To continue with my story:
After a lot of packing and moving things (and getting married), I headed up to Nunavik in the northern part of Quebec. The school board I had chosen operated 14 communities up on the Arctic tundra and all of them were fly-in only. The village I had been assigned to was Umiujaq, a village of about 350 people. Before I went there, I was sent to an orientation in Inukjuaq, a village just north of Umiujaq.
When I arrived, all the teachers were picked up from the airport in a bus and our luggage was picked up by a pick up truck. From there we were all driven to our homes for the week. Some got to stay in a hotel and others were placed with Inuit families for a week so that we could fully understand how the Inuit lived before we arrived at our home communities. I was placed with a lovely Inuit couple who were the Christian ministers for the Hudson Bay communities. They were very nice to us (there were two teachers assigned to the same house) and let us ask them a million questions, shared their food and home with us. They also took us on several excursions around Inukjuaq where we could appreciate how beautiful it was up there.
The orientation was interesting although incredibly long. We learned about the Inuttitut alphabet, the Inuit culture, some of the challenges we may face as new teachers and we were given lessons about the KSB curriculum. Back at the home I was staying in, they were eating raw meat, skinning seal skins, going out to the camping tent and doing other cultural stuff with us. Unfortunately, the other teacher who was with me in that house was quite horrified by a lot of what we saw and decided to return to the south to get a different teaching job. That happens a lot up there and after some perspective, I suppose it is better that she left then instead of after beginning her teaching position when it would just make the students more cynical about the weak character of "Qualunaat" (that's what they call us, it means "outsiders"). At the time I was very surprised and felt a jolt of superiority that I was tougher.
After arrival in Umiujaq, we were shown our new homes (which were very nice) and escorted to the two stores in the village where we could purchase food. The first thing one notices is how very FEW items there are to purchase. There is no fresh milk, only the packaged kind that does not go bad outside of the fridge (which I had never even HEARD of before). Items are very expensive, a jug of water was $7 and there are few fresh veggies and no fresh meat. I felt a sense of adventure from all of these things but a few people felt that these were intense challenges to over come.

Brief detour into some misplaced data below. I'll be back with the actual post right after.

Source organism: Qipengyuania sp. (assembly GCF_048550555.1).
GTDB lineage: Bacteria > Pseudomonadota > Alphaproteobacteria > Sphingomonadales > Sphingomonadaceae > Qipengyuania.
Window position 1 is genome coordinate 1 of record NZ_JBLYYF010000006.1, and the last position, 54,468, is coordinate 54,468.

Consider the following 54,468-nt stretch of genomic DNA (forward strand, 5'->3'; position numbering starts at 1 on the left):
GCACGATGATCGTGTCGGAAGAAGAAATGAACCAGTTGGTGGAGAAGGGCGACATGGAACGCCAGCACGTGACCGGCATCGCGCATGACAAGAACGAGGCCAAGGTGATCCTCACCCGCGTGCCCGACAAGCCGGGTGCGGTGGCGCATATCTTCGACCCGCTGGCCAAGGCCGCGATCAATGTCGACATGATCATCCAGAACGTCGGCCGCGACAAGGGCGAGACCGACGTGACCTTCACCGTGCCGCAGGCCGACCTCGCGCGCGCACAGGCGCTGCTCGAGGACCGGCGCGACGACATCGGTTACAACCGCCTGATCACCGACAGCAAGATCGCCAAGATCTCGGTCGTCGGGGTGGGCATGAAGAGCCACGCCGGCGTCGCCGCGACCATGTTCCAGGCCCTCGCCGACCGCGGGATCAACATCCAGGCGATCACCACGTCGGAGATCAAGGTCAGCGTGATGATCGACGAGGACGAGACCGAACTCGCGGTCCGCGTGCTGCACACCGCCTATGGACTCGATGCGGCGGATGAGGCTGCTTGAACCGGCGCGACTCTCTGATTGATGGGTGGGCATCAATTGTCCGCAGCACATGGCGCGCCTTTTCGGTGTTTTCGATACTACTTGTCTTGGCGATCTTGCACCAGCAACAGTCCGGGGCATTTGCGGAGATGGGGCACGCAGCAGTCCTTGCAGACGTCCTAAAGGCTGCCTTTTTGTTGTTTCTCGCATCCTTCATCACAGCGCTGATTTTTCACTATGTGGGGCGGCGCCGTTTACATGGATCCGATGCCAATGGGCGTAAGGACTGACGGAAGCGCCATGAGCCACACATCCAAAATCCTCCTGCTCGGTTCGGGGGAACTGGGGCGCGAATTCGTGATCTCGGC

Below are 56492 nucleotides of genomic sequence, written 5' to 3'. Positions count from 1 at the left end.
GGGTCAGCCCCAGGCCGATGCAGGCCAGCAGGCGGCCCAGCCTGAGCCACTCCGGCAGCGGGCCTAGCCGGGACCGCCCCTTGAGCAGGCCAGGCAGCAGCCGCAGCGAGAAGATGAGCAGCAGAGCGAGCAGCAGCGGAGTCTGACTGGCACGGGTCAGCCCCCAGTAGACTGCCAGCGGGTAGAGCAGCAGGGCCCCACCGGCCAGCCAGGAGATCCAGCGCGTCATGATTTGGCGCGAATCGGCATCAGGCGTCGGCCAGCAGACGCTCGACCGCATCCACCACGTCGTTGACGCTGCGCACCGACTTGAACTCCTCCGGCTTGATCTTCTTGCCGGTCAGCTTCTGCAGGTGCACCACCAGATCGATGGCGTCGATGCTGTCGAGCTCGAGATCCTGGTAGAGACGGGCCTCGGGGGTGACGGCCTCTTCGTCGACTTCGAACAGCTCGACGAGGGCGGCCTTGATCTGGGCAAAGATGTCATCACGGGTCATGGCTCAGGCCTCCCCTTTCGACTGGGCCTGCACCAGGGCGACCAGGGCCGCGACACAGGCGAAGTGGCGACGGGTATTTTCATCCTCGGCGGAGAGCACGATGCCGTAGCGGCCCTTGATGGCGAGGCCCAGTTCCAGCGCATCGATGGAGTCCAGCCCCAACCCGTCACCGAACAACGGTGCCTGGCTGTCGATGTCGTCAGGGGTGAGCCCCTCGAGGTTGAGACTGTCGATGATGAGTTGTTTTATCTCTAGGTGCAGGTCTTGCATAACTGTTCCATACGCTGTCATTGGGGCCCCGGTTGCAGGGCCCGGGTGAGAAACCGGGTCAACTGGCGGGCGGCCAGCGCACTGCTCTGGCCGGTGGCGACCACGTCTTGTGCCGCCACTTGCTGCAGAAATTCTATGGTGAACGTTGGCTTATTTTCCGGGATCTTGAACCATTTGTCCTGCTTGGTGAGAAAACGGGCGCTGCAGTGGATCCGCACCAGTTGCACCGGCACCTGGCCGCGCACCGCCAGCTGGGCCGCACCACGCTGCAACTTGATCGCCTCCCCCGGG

An interesting thing happens when you are in the north: in the first year you start to long intensely for the things you cannot get that you were used to buying in the south. Mine was a particular type of coffee cream, the wine that I used to enjoy, and Tim Hortons coffee. You can start to obsess about how to get these things and spend tons of money trying to replace them. However, if you stay long enough (the second year for me), you start to let go of those things you thought were so important and start to 'make do' with what is available. You start to wonder why they were so important. After years of perspective I have discovered that it was probably part of culture shock and that over time, it passes. You even laugh about how silly it was and some of the most interesting conversations are started on the planes down to the south where you talk to strangers about the 'one thing' they missed the most. It's fun! :) We talk about how we are going to have a 'double double' as soon as the plane lands. Or McDonald's, or a beer. It's one of the things you miss when you leave, a feeling of belonging to something bigger, a team of people who are working toward the same goal who have the same type of adventurous character as yourself. It is an amazing thing, to belong to such a great community of teachers. police, nurses and social workers who are there to learn from the same amazing culture and people.